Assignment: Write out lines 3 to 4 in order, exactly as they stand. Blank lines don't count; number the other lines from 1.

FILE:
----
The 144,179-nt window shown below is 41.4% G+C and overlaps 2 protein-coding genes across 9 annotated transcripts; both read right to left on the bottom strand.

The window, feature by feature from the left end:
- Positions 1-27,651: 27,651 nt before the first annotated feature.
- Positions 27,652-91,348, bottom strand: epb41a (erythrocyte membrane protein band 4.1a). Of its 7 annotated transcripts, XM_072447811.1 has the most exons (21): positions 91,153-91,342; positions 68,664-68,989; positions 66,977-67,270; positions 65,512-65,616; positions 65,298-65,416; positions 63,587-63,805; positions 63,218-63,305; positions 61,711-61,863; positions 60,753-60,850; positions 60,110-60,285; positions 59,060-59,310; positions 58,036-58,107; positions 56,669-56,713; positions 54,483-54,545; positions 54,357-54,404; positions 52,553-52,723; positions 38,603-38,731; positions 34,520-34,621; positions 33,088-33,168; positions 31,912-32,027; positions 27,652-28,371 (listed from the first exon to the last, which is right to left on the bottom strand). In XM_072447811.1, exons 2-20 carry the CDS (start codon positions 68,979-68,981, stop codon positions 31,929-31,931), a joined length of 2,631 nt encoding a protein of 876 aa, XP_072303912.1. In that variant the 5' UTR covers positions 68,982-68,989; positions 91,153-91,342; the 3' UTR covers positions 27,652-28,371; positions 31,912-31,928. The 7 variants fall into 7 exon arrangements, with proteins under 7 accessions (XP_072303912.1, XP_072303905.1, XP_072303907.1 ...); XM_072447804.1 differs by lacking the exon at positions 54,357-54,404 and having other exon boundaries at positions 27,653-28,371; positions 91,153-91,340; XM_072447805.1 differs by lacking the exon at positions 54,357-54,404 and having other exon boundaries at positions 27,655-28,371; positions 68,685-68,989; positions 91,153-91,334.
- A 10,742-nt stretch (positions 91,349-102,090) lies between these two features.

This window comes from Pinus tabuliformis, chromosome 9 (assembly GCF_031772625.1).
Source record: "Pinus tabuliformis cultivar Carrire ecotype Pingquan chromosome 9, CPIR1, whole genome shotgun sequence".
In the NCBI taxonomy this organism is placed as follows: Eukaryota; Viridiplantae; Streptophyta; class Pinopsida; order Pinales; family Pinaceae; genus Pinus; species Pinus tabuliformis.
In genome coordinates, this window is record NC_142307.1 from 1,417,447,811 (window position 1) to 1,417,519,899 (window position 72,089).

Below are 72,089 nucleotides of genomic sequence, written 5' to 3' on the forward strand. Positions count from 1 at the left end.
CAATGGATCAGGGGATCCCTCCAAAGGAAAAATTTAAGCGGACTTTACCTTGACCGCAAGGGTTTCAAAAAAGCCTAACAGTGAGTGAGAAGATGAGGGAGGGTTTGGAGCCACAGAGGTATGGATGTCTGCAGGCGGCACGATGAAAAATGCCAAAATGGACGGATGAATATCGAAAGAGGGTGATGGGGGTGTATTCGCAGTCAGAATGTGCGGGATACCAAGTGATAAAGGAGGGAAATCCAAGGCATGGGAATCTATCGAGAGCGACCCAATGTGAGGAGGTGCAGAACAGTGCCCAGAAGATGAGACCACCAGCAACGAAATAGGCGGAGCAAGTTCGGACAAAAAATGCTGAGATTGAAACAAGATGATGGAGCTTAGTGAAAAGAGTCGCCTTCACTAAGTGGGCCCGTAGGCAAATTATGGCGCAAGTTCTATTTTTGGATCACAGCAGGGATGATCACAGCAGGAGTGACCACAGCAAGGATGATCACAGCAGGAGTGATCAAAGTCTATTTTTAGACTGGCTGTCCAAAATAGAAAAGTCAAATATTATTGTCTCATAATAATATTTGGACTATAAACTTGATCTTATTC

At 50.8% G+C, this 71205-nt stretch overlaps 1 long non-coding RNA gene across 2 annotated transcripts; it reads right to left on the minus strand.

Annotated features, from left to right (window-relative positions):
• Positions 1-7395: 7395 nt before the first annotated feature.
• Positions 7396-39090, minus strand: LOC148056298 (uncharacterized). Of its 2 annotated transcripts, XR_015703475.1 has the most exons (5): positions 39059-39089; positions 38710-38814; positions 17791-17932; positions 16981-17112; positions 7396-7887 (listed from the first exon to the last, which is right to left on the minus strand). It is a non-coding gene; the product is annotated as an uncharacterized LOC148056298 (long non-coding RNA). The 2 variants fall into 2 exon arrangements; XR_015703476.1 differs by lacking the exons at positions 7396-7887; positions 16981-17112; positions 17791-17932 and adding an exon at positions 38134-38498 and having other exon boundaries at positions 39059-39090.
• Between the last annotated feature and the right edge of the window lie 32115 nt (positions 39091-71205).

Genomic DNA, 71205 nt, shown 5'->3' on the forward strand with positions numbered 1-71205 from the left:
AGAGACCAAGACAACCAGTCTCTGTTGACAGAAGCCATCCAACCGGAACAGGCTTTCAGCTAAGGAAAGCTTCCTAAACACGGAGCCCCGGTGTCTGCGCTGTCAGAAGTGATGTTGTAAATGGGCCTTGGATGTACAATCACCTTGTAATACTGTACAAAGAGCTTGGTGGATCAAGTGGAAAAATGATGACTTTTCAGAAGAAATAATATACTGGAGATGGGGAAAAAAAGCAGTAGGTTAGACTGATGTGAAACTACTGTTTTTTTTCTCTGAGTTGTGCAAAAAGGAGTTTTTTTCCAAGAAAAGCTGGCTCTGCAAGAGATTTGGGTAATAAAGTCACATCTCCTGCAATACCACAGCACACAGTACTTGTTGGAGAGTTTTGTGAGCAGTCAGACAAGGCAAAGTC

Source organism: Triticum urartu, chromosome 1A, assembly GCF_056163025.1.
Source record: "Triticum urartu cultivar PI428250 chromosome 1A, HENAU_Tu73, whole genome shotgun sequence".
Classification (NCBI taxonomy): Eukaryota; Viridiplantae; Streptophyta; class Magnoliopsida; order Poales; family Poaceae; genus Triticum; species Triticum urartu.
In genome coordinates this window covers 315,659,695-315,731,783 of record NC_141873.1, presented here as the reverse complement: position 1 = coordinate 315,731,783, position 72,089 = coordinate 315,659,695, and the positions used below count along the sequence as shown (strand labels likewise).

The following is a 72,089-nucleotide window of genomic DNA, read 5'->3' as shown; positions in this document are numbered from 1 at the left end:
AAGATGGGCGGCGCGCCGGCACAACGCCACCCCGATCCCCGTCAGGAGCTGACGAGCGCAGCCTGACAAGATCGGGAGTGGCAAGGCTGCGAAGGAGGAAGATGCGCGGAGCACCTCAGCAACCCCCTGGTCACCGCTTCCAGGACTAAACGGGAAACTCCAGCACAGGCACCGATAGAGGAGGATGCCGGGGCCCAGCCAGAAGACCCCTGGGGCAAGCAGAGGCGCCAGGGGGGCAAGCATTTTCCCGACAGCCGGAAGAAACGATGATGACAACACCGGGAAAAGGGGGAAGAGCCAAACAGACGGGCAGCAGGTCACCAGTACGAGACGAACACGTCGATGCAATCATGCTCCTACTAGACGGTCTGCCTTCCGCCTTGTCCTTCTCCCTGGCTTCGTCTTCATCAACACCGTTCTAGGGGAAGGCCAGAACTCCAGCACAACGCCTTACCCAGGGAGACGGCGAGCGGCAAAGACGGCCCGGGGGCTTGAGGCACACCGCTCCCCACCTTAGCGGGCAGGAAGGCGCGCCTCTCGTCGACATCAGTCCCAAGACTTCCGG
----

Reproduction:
- Positions 1-27,651: 27,651 nt before the first annotated feature.
- Positions 27,652-91,348, bottom strand: epb41a (erythrocyte membrane protein band 4.1a). Of its 7 annotated transcripts, XM_072447811.1 has the most exons (21): positions 91,153-91,342; positions 68,664-68,989; positions 66,977-67,270; positions 65,512-65,616; positions 65,298-65,416; positions 63,587-63,805; positions 63,218-63,305; positions 61,711-61,863; positions 60,753-60,850; positions 60,110-60,285; positions 59,060-59,310; positions 58,036-58,107; positions 56,669-56,713; positions 54,483-54,545; positions 54,357-54,404; positions 52,553-52,723; positions 38,603-38,731; positions 34,520-34,621; positions 33,088-33,168; positions 31,912-32,027; positions 27,652-28,371 (listed from the first exon to the last, which is right to left on the bottom strand). In XM_072447811.1, exons 2-20 carry the CDS (start codon positions 68,979-68,981, stop codon positions 31,929-31,931), a joined length of 2,631 nt encoding a protein of 876 aa, XP_072303912.1. In that variant the 5' UTR covers positions 68,982-68,989; positions 91,153-91,342; the 3' UTR covers positions 27,652-28,371; positions 31,912-31,928. The 7 variants fall into 7 exon arrangements, with proteins under 7 accessions (XP_072303912.1, XP_072303905.1, XP_072303907.1 ...); XM_072447804.1 differs by lacking the exon at positions 54,357-54,404 and having other exon boundaries at positions 27,653-28,371; positions 91,153-91,340; XM_072447805.1 differs by lacking the exon at positions 54,357-54,404 and having other exon boundaries at positions 27,655-28,371; positions 68,685-68,989; positions 91,153-91,334.